This paper presents an analysis of the relationships between technology of water point, management related practices and functionality over time through an extensive water point mapping study made in 15 rural districts of Tanzania, which covered 15% of the total rural population of the country. Results show irregular functionality rates at district level by technology, but reveal statistical dependence between functionality and technology at regional level. Management-related questions show that reported expenditure is the indicator most related to functionality. All categories of water points show very low performance over time. In the first five years of operation, about 30% of water points become non-functional. Only between 35% and 47% of water points are working 15 years after installation, depending on the technology. By categories, hand pumps are the less durable of the technologies studied. We suggest that more emphasis has to be placed on the creation of community capacities to manage the services during and after the installation of water points. At the same time, the role of decentralised government has to be strengthened to provide support to community services in the long term.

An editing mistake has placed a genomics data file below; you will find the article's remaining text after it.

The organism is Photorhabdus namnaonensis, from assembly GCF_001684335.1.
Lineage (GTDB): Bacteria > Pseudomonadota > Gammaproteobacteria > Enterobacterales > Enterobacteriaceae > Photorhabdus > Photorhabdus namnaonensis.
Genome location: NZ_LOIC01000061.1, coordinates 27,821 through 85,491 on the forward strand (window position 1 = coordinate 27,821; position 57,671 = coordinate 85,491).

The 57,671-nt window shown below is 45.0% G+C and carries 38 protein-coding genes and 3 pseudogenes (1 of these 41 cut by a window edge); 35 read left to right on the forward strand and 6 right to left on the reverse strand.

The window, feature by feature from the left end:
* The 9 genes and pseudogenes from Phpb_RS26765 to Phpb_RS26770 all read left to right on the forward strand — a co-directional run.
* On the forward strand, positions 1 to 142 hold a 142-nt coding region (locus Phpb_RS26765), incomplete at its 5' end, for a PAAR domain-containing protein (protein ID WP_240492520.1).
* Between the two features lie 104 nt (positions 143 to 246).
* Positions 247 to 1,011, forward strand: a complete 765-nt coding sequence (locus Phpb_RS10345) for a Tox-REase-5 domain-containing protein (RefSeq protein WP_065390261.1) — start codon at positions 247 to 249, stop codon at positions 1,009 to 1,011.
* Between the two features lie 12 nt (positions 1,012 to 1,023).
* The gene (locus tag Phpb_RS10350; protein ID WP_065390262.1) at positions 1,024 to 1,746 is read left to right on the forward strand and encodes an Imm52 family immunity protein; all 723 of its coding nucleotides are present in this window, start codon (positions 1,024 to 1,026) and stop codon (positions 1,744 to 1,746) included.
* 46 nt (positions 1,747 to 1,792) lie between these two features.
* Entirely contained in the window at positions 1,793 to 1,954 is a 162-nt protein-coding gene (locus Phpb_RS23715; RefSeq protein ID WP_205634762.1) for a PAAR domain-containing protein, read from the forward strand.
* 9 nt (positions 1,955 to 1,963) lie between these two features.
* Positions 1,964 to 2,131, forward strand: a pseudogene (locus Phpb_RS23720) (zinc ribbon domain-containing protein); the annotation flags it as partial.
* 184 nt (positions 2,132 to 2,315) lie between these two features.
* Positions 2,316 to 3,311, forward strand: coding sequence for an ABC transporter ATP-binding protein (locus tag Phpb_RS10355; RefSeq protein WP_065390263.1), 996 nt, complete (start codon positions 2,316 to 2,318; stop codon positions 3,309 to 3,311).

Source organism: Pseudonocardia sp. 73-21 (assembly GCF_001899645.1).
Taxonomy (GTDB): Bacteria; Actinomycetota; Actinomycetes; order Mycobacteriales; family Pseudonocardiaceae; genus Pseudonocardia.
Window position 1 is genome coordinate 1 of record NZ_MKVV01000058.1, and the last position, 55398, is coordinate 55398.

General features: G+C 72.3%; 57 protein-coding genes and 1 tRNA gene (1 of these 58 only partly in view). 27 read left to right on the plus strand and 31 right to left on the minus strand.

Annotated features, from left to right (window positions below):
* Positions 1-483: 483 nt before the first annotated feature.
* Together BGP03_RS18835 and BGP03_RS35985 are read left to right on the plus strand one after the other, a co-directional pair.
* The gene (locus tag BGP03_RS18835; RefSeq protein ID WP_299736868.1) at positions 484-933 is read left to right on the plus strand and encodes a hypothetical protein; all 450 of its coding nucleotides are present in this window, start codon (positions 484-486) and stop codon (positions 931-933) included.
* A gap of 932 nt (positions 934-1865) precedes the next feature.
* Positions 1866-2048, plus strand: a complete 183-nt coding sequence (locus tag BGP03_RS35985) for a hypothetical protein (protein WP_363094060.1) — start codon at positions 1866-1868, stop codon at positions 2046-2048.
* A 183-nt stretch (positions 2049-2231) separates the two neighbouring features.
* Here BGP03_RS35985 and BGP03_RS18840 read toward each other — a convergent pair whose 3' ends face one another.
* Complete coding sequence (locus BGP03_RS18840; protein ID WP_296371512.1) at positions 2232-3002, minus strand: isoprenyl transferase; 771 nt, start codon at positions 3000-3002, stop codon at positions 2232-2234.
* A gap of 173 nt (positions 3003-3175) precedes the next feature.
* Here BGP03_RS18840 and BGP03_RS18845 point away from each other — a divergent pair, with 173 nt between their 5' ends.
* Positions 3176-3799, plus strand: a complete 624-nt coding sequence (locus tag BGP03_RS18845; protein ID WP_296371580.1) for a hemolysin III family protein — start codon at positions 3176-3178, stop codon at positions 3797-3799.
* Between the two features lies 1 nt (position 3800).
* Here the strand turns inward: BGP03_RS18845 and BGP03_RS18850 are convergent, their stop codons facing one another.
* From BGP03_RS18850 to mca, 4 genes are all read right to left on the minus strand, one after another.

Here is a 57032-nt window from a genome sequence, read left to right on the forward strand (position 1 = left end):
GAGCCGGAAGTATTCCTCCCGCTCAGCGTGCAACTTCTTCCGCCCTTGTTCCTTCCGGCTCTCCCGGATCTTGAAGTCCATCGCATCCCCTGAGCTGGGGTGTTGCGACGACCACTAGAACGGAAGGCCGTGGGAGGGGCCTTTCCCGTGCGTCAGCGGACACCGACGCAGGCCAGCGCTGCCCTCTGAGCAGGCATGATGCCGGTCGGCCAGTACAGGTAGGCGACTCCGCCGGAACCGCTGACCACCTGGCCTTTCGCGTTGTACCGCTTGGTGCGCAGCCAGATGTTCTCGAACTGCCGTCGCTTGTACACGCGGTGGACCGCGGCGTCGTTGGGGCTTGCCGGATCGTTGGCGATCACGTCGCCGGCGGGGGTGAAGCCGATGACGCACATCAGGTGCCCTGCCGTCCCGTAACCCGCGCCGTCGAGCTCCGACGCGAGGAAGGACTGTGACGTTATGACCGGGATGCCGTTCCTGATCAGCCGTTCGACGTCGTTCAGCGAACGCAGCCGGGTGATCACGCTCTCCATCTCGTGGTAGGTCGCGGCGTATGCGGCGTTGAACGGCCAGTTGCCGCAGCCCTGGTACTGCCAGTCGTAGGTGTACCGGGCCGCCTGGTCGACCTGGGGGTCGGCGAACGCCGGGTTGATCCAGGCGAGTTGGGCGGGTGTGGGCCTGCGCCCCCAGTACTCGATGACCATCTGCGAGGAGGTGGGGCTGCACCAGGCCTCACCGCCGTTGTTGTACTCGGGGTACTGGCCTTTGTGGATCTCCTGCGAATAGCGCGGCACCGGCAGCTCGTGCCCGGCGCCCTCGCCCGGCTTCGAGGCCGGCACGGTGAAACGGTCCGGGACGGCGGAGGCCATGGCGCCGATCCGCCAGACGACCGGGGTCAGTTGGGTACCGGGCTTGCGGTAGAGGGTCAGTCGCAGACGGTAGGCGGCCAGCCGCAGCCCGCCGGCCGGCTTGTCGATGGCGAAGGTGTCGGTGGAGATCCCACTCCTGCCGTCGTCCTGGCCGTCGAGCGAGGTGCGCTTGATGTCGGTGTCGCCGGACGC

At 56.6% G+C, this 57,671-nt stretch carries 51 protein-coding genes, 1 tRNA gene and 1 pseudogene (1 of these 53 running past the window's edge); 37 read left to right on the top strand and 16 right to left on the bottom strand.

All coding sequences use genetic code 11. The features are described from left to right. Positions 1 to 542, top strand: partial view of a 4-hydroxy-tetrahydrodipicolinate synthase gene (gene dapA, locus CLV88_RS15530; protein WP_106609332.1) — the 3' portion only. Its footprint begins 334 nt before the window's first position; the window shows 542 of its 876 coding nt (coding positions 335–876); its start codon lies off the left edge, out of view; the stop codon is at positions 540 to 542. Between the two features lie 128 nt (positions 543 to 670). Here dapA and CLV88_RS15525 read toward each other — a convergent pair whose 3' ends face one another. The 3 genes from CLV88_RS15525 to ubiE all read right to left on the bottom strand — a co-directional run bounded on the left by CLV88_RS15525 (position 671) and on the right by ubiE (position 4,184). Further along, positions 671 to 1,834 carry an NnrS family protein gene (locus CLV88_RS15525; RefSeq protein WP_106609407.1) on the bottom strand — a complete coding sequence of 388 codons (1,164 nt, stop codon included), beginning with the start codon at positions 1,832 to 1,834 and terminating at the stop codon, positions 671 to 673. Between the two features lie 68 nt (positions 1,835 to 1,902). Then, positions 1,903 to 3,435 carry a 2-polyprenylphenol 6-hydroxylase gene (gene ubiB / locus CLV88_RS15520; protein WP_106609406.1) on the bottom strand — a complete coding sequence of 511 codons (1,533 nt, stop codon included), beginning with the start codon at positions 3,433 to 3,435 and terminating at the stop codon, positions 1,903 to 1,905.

Keywords: access, Africa, rural areas, sustainability, Tanzania, technology, water supply